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Why Did the Class of ’59 Break the Mold?

I’ve often wondered why my class in high school was the one to break out of racial and ethnic prison. I’ve thought about it a lot. Why then? My older brother graduated in 1956, only three years before me, but the dividing line between his class and mine was noticeable. I think the Hippy movement began in 1959.

I don’t speak for the whole class, but I and my friends suddenly noticed that we could count on one hand the number of Black students in our college track classes. (I didn’t have to do a damn thing to get into college track classes.) We might as well have called them the Black Track and the White Track. The only time we met our Black classmates was in gym. The system had been in place for many years, but our discomfort with it was new. Our parents were uneasy at our rebellion; rock ‘n roll frightened them, young men in long hair looked freaky. In their unease, they made stupid remarks and silly rules.

The cultural ground had been softening for decades. We all knew of Paul Robeson and Marian Anderson, James Baldwin, and a lot of famous Black people, but they weren’t integrated into our lives. I was shaken to my toes by the Whites Only signs in Memphis. Believing something and living it out are two different things.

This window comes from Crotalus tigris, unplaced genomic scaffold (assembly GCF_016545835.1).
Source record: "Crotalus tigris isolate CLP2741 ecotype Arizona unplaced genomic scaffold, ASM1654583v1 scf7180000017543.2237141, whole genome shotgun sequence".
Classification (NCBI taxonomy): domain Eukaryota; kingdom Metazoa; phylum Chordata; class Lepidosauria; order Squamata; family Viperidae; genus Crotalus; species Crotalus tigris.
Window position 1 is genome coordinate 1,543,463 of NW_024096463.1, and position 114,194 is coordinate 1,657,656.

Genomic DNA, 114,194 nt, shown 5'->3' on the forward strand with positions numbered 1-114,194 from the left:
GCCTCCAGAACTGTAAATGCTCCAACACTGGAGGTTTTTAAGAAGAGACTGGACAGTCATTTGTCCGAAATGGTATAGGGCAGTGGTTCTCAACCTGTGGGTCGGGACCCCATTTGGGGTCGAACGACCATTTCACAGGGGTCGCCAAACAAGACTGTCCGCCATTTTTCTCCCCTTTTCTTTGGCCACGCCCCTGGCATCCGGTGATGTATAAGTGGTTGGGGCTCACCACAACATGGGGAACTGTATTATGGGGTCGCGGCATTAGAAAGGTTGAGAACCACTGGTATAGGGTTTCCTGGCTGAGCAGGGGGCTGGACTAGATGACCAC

The difference between reading things in the newspaper and real life was Broadway. In Showboat, a Broadway music by Jerome Kern, a popular chanteuse, Julie, is forced to renounce her happiness and success when others learn that she has “a drop of Negro blood.” Julie felt real to me. The Rodgers and Hammerstein musical South Pacific tells the story of a young American Lieutenant stationed on a Pacific island in the Second World War who falls in love with a young woman from the island, and that love is also considered illicit. He sings: You’ve got to be taught to be afraid/of people whose eyes are oddly made/or people whose skin is a different shade…You’ve got to be taught before it’s too late/Before you are six, or seven, or eight/to hate all the people your relatives hate. I remember how struck I was when I first heard that song. In a single moment, it broke open the clichéd views I’d been raised with.

Rent and La Cage aux Folles blew open other doors, and I entered a new room filled with the gay and lesbian folk who had always been there but whom I hadn’t seen before.

There was comfort and security in the rooms I lived in as a child, and it has taken me a while to feel equally comfortable and secure in the new spaces. It is the empathy that filled me watching Showboat, South Pacific, Rent, and La Cage aux Folles that made new spaces beautiful instead of threatening.

Mrs. Doubtfire nudged open the door behind which live transgender people. Mrs. Doubtfire wasn’t transgender, but she made it comfortable to call a man a “she,” and showed how superficial gender tropes are. That space has not settled down yet, but I hope it soon will.